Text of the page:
Henry B. Stanton: Abolitionist, Women’s Rights Advocate

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Henry Brewster StantonThe great genius behind the First Women’s Right Convention was Elizabeth Cady Stanton, and it marked her entrance into the women’s rights movement.  What did her spouse think of all this?  Was he supportive?  Was he also a women’s rights activist?

On Saturday, June 28th, the National Park Service at Women’s Rights National Historical Park will offer a special program entitled “Henry B. Stanton: The Great Man behind the Great Woman” presented by Linda C. Frank, Ph. D.  The program will begin at 1:30 pm in the Wesleyan Chapel at 136 Fall Street, Seneca Falls.  The program is offered free of charge and the public is invited to attend.

The program explores the life of Henry B. Stanton, an abolitionist and reformer in his own right for more than a decade before his marriage to Elizabeth Cady in 1840. In the early years of his reform career, Henry Stanton faced over 200 violent pro-slavery mobs, aided freedom seeking slaves, organized local and regional antislavery societies, and raised thousands of dollars for the abolitionist cause. Henry Stanton’s reform career continued throughout the couple’s 47-year marriage, and this program highlights his role as a reformer, husband, and father.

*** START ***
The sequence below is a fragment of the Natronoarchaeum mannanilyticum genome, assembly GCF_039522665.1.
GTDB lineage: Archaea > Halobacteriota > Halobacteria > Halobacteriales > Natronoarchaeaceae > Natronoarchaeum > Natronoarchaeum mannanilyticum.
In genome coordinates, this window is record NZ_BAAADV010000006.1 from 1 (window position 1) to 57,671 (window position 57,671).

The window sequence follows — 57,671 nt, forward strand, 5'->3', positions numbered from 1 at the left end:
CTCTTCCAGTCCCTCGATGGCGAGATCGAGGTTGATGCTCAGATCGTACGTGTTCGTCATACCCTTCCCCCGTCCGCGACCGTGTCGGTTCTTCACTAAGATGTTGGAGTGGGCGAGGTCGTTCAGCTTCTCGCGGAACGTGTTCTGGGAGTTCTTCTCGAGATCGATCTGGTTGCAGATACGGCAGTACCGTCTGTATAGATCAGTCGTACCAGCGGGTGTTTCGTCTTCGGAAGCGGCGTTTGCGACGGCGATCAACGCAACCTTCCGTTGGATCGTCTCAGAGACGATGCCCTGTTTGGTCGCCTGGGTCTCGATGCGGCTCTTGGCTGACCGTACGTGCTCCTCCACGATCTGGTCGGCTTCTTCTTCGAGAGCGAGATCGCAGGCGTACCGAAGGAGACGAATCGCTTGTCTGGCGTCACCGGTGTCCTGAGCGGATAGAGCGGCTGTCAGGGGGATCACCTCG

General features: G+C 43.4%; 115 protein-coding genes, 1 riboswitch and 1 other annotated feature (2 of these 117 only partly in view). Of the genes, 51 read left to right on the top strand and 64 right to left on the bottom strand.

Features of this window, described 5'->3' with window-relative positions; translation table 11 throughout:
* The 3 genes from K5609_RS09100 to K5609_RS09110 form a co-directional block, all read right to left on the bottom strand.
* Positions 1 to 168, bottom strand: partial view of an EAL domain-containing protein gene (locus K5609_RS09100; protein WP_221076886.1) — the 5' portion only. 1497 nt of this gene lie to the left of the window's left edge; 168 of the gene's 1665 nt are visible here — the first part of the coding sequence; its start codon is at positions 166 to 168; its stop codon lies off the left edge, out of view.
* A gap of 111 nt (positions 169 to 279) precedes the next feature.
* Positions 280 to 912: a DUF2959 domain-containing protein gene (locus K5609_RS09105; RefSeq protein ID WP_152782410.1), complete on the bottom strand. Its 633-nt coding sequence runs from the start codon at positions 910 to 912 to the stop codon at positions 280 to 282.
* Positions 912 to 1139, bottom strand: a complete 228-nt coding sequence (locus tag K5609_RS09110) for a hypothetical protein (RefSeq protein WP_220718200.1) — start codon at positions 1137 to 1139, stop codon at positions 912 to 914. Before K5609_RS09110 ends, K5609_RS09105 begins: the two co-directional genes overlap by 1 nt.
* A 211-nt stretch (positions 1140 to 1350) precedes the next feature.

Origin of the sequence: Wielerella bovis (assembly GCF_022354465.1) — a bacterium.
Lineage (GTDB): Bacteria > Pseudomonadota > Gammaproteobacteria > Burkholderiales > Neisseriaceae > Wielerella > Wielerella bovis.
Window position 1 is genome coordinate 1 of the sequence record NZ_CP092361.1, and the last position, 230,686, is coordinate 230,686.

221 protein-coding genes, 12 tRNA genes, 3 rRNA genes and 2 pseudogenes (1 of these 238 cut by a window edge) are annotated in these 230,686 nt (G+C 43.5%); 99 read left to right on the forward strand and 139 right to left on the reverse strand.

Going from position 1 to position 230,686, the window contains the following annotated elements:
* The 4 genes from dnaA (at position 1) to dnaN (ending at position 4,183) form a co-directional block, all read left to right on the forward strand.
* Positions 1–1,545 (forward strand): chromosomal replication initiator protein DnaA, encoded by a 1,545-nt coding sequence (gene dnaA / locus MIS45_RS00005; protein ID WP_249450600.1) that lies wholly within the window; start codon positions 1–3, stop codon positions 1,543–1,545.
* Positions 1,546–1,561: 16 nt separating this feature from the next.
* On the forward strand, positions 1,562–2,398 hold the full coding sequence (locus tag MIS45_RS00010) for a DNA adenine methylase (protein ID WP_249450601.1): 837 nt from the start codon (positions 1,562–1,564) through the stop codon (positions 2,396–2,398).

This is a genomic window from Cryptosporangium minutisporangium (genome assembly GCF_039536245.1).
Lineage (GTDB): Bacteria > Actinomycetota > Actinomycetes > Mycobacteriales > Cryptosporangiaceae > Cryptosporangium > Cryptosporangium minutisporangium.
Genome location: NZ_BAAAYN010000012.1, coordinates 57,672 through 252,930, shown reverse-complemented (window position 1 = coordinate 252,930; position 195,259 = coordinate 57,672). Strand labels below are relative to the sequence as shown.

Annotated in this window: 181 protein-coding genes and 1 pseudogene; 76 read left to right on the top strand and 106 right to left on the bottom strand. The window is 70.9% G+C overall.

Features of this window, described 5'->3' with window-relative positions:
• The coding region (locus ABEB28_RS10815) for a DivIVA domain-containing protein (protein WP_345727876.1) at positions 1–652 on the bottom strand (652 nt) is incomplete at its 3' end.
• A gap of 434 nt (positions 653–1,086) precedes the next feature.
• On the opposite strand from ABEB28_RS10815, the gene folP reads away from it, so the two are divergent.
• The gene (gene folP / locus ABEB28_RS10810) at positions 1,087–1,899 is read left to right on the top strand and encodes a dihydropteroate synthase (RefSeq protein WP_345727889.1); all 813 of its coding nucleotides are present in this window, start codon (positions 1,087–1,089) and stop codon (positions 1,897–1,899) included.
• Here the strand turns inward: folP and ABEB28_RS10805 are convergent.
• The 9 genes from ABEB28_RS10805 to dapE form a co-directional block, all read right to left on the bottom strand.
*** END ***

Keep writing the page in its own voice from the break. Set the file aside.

“The park is very excited to offer this view into the life of a reformer that we don’t often get the chance to dwell upon, “said Kim Szewczyk, Chief of Interpretation and Education. “The Stantons had a more modern marriage than any of their contemporaries and Linda Frank will provide an interesting perspective on this reform and private partnership. Everyone is invited to join the program and bring your questions, “added Szewczyk.

Linda C. Frank received her Ph. D from UCLA and has spent more than a decade researching the Stantons’ marriage. Frank is the Cayuga County Historian and teaches college level courses in United States history.

For more information, please visit their website at www.nps.gov/wori or call (315) 568-0024. All sites within Women’s Rights National Historical Park are free and open to the public. Follow the park’s social media sites for Facebook (http://www.facebook.com/womensrightsnps) and Twitter (http://twitter.com/#!/WomensRightsNPS) to learn more about their upcoming programs.


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